Today it’s called the Business Rehabilitation and Revival Unit. The BRRU is a dedicated unit set up at the head office. We have extended this program and opened up regional revival units, which are already functional in all the regions. Every unit has a dedicated staff that initially looks at the highest 25 businesses of any region that has for some reason not been successful and lagged in the non-performing category. The significance of this program is that while the Bank is best at banking, the individual who has gained knowledge in some business but has been unable to service the Bank should not go unutilized. The principle behind this is that entrepreneurship is not something inculcated. Entrepreneurship is a trait intrinsic in an individual, and not every individual possesses entrepreneurial skills, so whoever has that skill but has been unsuccessful in the process, we took control of them and managed those businesses for them during that phase. With this, we have been able, in the second year of its launching by 2021, to revive 16 companies. The three billion rupees impairment provision in 2020, was reversed in the 2021 financial year, adding to the profits.
In addition, the Bank of Ceylon continues to be at the forefront of extending moratoria for affected businesses and individuals, with over 97,000 facilities receiving moratoria of around 380 billion rupees in 2021.
As a state bank, BoC will continue its strategic focus on fuelling the growth of this sector because we know that it will remain the engine of growth, supporting Sri Lanka’s economic recovery in the future.
From a layman’s perspective, what’s the relationship between bank-specific moratoria and NPLs?
There are various proposals inside this single scheme. From now on, we give a period during which the customer pays only the interest. The other option is
to offer another period in which the Bank will create a new loan to assist the customer to continue and extend the loan period to ensure that the customer navigates through this period. While those are the two primary schemes, we intend to approach the situation on a case-by-case basis to help a distressed customer. For instance, if a customer had borrowed at 12 percent, but today if that instalment payment is beyond the reach of a customer, those are the individuals we hope to assist. We believe the second quarter of the current financial year will be challenging. However, we may be able to see a revival of business in the third quarter enabling our regular customers to return to normalcy.
We are yet to feel the impact of this crisis because we know the exacerbation of the current situation took place only in the past two months. We have introduced our moratorium package as the Central Bank announced that there would be no further extension of the former moratoria. Following the pandemic-led stress on businesses, today, in this current situation, the SMEs and large-scale businesses are urging for a moratorium to overcome the immediate problems faced. The Central Bank has been extending the moratoria for the tourism industry from 2019 and other sectors from 2020 through 2021. It has now provided the banks the discretion to carve out their exclusive packages. We intend to introduce our relief package until 31 December 2022, subject to Central Bank approval. We will ensure that our customers are taken care of no sooner than receiving the Central Bank’s green light during this most challenging period. I suppose this is the most difficult phase we are going through. Once we sort out the issues regarding transport and logistics, we should be able to get our industries back on track.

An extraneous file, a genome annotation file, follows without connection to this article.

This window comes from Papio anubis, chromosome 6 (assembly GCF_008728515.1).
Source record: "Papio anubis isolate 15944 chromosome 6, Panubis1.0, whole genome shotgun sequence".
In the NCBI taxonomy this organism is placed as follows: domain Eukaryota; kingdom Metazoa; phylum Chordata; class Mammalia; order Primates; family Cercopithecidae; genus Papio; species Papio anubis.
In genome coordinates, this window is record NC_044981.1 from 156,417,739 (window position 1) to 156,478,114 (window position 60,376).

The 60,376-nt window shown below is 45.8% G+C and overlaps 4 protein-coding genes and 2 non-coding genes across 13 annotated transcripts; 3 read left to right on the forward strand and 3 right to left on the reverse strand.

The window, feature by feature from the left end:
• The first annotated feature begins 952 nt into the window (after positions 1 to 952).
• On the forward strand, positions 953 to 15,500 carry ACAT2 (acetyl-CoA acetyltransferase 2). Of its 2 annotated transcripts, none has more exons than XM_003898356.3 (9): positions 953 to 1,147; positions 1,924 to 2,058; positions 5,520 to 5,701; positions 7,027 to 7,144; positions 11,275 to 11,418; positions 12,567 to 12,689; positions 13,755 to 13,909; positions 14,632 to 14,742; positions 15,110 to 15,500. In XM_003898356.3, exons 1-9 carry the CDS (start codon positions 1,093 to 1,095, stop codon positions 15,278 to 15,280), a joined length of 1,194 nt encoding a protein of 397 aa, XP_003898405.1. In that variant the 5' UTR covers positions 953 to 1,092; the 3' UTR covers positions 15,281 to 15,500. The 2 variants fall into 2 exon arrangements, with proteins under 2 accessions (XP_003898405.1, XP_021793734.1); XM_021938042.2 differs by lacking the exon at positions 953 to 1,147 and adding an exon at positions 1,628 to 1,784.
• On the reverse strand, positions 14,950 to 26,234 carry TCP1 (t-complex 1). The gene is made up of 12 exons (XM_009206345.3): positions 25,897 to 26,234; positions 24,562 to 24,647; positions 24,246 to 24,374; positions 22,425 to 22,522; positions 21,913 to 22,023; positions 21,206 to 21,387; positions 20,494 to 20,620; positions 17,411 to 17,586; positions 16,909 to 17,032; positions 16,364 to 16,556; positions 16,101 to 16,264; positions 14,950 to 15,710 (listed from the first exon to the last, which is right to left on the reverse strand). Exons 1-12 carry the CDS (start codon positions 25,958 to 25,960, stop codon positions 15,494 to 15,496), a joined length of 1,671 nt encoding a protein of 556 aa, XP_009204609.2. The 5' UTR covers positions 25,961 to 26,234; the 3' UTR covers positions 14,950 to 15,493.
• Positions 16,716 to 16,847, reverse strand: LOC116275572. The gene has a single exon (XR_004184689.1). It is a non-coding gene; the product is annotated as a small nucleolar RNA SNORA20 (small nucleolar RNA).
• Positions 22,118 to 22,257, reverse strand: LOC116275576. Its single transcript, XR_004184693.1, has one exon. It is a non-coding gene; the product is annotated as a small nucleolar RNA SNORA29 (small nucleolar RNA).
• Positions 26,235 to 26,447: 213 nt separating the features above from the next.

How have the Bank-supported groups in the export ecosystem been encumbered by the vulnerabilities beginning with COVID-19?
We know the importance of addressing Sri Lanka’s external sector vulnerabilities through sustainable long-term solutions. In supporting this agenda, the BoC has recently focused on strengthening Sri Lanka’s SME exporters. The launching of the BoC Export Circle was another significant program in 2021 dedicated to providing exporters a platform for networking opportunities and capacity-building, and financial support. That too was initiated at the head office with a dedicated staff who offer end-to-end services. A significant number have already utilized this service.
In 2021, this initiative supported 80 new SME- level exporters and 351 exporters through awareness programs conducted across the country. The Board of Directors and the Corporate Management team were actively involved in this endeavor. They had the opportunity to engage directly with SME customers across the country, understand their concerns, and assist them by offering practical solutions. As a state bank, BoC will continue its strategic focus on fuelling the growth of this sector because we know that it will remain the engine of growth, supporting Sri Lanka’s economic recovery in the future.
In the current crisis, exporters have been affected by an inability to keep to schedules. It impacts their production lines, capacity to service on time, and export on schedule, and we will have to consider them separately. If not, as far as banking activities are concerned, exporters are the most cushioned set of people because they earn in US dollars or foreign currency.